Nonfiction > E.C. Stedman & E.M. Hutchinson, eds. > A Library of American Literature > 1835–1860
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Stedman and Hutchinson, comps.  A Library of American Literature:
An Anthology in Eleven Volumes.  1891.
Vols. VI–VIII: Literature of the Republic, Part III., 1835–1860
 
Dependent Journalism
By Horace Greeley (1811–1872)
 
[Letter to Senator John W. Forney, 25 January, 1868.]

YOU know my inveterate conviction that a journal that cannot support itself can support nothing else that is good: that all journals that need bolstering ought to die, and so strengthen those that have inherent vitality; that Washington City is the great mistake of our country, and in good part because it seems to require a press essentially parasitical, or dependent on some sort of government or partisan subsidy. If every journal that does not pay from its legitimate income were annihilated to-morrow, I feel sure that it would be a blessed thing for the country, as it would restore to live journals patronage that they are now unfairly deprived of. These are very old conclusions. I cannot change them; but I will endeavor not to bring them to bear invidiously on you.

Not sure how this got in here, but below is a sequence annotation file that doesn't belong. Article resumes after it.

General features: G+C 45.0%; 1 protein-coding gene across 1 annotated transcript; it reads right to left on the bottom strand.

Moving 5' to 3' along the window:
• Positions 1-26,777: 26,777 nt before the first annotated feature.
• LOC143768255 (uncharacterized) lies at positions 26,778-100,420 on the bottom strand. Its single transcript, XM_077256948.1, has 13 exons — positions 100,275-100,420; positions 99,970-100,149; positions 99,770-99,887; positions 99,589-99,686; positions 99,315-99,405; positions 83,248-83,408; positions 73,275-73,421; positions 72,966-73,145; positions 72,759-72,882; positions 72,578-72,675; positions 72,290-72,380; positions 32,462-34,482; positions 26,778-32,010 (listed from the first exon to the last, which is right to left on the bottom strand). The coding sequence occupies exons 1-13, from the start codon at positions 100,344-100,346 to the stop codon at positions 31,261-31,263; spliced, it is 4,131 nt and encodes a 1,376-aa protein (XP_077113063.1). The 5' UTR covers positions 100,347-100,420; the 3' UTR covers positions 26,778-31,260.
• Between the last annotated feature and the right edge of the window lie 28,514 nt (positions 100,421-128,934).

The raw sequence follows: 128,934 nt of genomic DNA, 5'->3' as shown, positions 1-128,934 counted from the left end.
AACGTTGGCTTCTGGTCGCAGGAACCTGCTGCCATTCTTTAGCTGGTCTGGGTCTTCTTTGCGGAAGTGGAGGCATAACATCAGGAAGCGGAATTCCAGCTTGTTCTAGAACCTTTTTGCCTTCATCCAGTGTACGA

Yours,
HORACE GREELEY    
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